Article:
a1 Centre for Clinical Epidemiology and Biostatistics (CCEB), School of Population Health Sciences, Faculty Health, The University of Newcastle, Australia
It is generally accepted that supplemental Ca and/or vitamin D is effective in reducing the incidence of bone fractures; this is supported by numerous randomised controlled trials and meta-analyses. However, a question that has received much less attention is whether dietary Ca, i.e. Ca in physiological doses in normal food intake, also affects bone fracture risk. The present study aims to review the effect of dietary Ca on bone fractures at the hip, spine and radius in women >35 years old, and to compare these results with previous meta-analyses. MEDLINE (1966–1999) and reference lists in papers were searched for observational dietary Ca studies. Data were extracted in duplicate and separately. Heterogeneity and publication bias were tested. Observational studies failed to show any association between dietary Ca intake and risk of hip fracture (risk ratio 1·01, 95% CI 0·96, 1·07 for each increment of 300mg dietary Ca intake/d). There is a suggestion that either extremely low Ca intake may increase fracture risk, or that East Asian women may respond differently to increasing Ca intake.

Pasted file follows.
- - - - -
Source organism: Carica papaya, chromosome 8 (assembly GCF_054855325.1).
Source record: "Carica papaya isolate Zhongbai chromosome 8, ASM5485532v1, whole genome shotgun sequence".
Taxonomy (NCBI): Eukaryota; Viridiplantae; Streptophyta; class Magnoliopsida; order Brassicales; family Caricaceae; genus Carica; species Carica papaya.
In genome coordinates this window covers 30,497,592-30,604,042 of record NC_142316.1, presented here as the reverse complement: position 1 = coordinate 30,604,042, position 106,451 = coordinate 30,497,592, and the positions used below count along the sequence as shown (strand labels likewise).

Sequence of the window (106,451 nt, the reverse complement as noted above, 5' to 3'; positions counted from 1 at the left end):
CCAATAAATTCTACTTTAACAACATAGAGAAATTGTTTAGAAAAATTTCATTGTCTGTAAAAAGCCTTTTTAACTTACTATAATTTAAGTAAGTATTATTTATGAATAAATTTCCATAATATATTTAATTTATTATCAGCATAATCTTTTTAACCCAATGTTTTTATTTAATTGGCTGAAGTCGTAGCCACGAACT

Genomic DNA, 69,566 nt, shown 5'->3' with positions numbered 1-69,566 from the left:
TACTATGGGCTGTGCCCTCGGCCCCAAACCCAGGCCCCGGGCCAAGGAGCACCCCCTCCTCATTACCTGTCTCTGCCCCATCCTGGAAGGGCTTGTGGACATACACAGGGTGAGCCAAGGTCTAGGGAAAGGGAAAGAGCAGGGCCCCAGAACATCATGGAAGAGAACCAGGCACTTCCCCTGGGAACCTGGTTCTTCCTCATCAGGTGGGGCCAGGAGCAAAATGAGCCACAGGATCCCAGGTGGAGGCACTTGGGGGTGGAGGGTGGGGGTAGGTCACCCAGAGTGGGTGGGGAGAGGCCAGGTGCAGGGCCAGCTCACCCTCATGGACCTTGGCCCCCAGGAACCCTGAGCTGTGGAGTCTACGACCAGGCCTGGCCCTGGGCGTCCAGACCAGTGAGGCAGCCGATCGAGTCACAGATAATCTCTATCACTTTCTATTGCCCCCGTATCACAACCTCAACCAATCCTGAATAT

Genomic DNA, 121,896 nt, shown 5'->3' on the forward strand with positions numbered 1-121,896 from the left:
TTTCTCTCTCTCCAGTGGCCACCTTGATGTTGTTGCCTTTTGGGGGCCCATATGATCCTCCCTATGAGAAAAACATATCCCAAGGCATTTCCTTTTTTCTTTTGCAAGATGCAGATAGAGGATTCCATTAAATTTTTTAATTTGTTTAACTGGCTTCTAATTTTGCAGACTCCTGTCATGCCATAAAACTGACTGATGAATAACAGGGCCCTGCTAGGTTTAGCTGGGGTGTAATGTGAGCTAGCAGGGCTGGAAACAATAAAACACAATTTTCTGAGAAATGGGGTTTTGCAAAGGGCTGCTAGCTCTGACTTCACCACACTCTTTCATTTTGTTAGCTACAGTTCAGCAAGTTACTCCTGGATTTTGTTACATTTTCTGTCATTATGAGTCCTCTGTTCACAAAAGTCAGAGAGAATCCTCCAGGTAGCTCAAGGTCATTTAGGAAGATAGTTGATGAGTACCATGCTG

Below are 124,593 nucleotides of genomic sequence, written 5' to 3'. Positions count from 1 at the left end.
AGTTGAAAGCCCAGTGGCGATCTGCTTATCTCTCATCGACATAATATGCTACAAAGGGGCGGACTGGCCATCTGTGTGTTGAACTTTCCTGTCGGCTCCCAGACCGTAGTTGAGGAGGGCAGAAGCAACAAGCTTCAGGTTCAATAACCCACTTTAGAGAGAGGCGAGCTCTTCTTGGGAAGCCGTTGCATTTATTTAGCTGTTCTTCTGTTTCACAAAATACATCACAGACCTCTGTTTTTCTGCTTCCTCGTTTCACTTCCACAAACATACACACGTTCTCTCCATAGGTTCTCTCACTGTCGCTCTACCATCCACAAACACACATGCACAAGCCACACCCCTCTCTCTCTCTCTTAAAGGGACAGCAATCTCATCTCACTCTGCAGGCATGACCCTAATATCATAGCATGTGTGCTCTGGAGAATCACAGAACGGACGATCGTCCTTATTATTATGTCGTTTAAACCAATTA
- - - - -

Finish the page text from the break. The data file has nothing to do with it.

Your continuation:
(Received June 06 2003)
(Revised November 24 2003)
(Accepted December 06 2003)
c1 *Corresponding author: Dr Liangzhi Xu, present address: Department of Obstetrics and Gynaecology, The Second West China Hospital, Sichuan University, Chengdu, China, fax +86 28 8555 9065, email email@example.com
p1 The Medical School, The University of Manchester, Oxford Road, Manchester M13 9PT, UK